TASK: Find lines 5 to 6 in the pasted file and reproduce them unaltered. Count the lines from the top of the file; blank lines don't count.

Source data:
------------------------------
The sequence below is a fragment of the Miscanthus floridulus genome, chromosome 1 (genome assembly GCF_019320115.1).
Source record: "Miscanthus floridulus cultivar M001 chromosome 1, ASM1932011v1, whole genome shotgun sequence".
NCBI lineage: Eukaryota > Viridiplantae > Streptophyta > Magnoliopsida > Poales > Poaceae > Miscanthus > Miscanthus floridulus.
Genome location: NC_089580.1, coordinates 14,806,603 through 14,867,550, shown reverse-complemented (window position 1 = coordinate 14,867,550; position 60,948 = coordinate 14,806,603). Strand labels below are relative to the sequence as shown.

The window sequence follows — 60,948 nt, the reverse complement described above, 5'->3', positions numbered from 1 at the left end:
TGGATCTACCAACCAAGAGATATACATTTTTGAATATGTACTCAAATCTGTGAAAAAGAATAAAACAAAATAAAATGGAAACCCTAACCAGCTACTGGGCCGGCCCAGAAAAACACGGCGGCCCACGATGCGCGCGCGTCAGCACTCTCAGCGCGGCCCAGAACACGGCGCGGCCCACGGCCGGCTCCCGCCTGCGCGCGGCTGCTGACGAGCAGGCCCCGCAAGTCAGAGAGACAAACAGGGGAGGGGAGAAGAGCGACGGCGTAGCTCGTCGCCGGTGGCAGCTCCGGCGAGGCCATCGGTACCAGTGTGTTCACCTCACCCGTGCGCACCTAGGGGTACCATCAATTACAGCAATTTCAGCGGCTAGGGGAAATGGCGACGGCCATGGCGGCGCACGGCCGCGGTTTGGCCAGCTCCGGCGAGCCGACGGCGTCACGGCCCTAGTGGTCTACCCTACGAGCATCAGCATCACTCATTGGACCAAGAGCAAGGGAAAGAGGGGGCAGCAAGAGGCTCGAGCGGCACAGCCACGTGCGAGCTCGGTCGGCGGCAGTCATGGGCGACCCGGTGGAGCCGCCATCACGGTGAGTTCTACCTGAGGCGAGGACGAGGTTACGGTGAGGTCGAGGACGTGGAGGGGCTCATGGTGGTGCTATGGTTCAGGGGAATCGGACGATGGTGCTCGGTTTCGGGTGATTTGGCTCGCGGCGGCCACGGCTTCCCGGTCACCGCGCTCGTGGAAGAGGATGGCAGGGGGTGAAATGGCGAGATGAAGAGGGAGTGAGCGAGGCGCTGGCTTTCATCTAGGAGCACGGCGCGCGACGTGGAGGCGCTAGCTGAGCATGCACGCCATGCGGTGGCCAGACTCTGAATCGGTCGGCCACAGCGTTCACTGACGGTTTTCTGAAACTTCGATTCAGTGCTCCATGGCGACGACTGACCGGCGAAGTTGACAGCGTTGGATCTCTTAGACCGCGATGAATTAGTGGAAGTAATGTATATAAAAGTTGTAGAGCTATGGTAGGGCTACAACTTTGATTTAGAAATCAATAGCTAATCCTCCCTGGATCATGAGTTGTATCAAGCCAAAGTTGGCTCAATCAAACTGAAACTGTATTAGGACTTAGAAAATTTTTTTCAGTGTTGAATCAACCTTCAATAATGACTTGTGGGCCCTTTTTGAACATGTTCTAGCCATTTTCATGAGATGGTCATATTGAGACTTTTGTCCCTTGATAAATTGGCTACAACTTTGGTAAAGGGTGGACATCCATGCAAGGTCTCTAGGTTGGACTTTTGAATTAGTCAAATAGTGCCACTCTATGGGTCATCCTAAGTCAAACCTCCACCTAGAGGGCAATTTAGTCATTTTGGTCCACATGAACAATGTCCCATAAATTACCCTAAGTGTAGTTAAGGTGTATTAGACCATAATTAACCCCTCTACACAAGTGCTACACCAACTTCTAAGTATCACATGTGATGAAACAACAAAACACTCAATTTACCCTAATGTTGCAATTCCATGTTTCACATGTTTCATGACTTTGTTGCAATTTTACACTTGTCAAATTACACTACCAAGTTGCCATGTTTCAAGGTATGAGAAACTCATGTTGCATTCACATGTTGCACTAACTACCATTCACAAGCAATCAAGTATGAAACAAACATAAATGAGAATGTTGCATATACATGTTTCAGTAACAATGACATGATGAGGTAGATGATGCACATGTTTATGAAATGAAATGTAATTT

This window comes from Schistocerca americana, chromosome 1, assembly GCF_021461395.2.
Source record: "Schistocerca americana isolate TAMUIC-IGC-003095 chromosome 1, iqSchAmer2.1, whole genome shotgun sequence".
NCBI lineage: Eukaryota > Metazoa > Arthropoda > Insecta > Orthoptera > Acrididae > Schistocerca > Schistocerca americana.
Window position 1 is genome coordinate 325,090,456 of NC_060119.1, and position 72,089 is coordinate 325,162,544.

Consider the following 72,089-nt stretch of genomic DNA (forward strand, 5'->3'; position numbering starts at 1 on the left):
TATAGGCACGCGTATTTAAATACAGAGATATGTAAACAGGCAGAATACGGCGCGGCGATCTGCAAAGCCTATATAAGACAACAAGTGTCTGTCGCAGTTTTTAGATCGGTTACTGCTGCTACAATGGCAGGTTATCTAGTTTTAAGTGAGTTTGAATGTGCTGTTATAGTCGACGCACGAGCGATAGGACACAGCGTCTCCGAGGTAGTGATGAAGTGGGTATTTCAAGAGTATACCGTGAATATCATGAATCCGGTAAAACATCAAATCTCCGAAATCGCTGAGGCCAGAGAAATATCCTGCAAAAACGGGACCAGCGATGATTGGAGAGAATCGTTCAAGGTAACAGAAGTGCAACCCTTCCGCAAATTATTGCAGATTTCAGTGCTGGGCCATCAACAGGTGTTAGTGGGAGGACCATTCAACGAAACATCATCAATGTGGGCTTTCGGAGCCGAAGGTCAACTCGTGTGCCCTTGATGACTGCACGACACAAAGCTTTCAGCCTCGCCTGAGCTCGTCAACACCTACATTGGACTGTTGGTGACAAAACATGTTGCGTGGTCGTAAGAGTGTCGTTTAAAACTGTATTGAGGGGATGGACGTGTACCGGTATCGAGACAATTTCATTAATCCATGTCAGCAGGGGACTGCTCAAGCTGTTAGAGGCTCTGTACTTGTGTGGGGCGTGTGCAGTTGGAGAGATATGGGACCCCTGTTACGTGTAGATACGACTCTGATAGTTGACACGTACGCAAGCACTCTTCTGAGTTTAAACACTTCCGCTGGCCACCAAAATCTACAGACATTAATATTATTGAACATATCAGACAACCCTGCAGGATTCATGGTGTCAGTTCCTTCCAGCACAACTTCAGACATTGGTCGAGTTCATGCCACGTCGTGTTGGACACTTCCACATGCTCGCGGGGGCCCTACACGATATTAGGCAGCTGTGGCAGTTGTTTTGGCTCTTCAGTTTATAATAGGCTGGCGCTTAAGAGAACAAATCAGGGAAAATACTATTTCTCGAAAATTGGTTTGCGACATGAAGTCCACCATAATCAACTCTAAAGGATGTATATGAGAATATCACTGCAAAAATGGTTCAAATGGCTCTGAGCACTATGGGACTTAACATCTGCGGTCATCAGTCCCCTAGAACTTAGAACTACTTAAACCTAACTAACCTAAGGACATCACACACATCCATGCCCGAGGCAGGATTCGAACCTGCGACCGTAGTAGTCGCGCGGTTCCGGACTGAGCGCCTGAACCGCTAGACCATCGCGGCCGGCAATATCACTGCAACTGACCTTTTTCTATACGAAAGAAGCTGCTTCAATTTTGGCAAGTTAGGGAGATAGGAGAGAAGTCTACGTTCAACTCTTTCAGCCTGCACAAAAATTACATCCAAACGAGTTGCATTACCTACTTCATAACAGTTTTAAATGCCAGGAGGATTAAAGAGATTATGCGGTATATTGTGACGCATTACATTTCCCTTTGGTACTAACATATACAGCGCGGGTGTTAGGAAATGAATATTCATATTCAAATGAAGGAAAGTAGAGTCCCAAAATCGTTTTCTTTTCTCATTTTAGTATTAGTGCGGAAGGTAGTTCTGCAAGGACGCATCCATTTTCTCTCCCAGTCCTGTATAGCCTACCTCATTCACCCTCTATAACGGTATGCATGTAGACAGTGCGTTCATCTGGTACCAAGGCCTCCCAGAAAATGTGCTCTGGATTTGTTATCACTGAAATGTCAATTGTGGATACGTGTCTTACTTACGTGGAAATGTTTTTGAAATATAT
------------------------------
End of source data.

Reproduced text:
The window sequence follows — 60,948 nt, the reverse complement described above, 5'->3', positions numbered from 1 at the left end:
TGGATCTACCAACCAAGAGATATACATTTTTGAATATGTACTCAAATCTGTGAAAAAGAATAAAACAAAATAAAATGGAAACCCTAACCAGCTACTGGGCCGGCCCAGAAAAACACGGCGGCCCACGATGCGCGCGCGTCAGCACTCTCAGCGCGGCCCAGAACACGGCGCGGCCCACGGCCGGCTCCCGCCTGCGCGCGGCTGCTGACGAGCAGGCCCCGCAAGTCAGAGAGACAAACAGGGGAGGGGAGAAGAGCGACGGCGTAGCTCGTCGCCGGTGGCAGCTCCGGCGAGGCCATCGGTACCAGTGTGTTCACCTCACCCGTGCGCACCTAGGGGTACCATCAATTACAGCAATTTCAGCGGCTAGGGGAAATGGCGACGGCCATGGCGGCGCACGGCCGCGGTTTGGCCAGCTCCGGCGAGCCGACGGCGTCACGGCCCTAGTGGTCTACCCTACGAGCATCAGCATCACTCATTGGACCAAGAGCAAGGGAAAGAGGGGGCAGCAAGAGGCTCGAGCGGCACAGCCACGTGCGAGCTCGGTCGGCGGCAGTCATGGGCGACCCGGTGGAGCCGCCATCACGGTGAGTTCTACCTGAGGCGAGGACGAGGTTACGGTGAGGTCGAGGACGTGGAGGGGCTCATGGTGGTGCTATGGTTCAGGGGAATCGGACGATGGTGCTCGGTTTCGGGTGATTTGGCTCGCGGCGGCCACGGCTTCCCGGTCACCGCGCTCGTGGAAGAGGATGGCAGGGGGTGAAATGGCGAGATGAAGAGGGAGTGAGCGAGGCGCTGGCTTTCATCTAGGAGCACGGCGCGCGACGTGGAGGCGCTAGCTGAGCATGCACGCCATGCGGTGGCCAGACTCTGAATCGGTCGGCCACAGCGTTCACTGACGGTTTTCTGAAACTTCGATTCAGTGCTCCATGGCGACGACTGACCGGCGAAGTTGACAGCGTTGGATCTCTTAGACCGCGATGAATTAGTGGAAGTAATGTATATAAAAGTTGTAGAGCTATGGTAGGGCTACAACTTTGATTTAGAAATCAATAGCTAATCCTCCCTGGATCATGAGTTGTATCAAGCCAAAGTTGGCTCAATCAAACTGAAACTGTATTAGGACTTAGAAAATTTTTTTCAGTGTTGAATCAACCTTCAATAATGACTTGTGGGCCCTTTTTGAACATGTTCTAGCCATTTTCATGAGATGGTCATATTGAGACTTTTGTCCCTTGATAAATTGGCTACAACTTTGGTAAAGGGTGGACATCCATGCAAGGTCTCTAGGTTGGACTTTTGAATTAGTCAAATAGTGCCACTCTATGGGTCATCCTAAGTCAAACCTCCACCTAGAGGGCAATTTAGTCATTTTGGTCCACATGAACAATGTCCCATAAATTACCCTAAGTGTAGTTAAGGTGTATTAGACCATAATTAACCCCTCTACACAAGTGCTACACCAACTTCTAAGTATCACATGTGATGAAACAACAAAACACTCAATTTACCCTAATGTTGCAATTCCATGTTTCACATGTTTCATGACTTTGTTGCAATTTTACACTTGTCAAATTACACTACCAAGTTGCCATGTTTCAAGGTATGAGAAACTCATGTTGCATTCACATGTTGCACTAACTACCATTCACAAGCAATCAAGTATGAAACAAACATAAATGAGAATGTTGCATATACATGTTTCAGTAACAATGACATGATGAGGTAGATGATGCACATGTTTATGAAATGAAATGTAATTT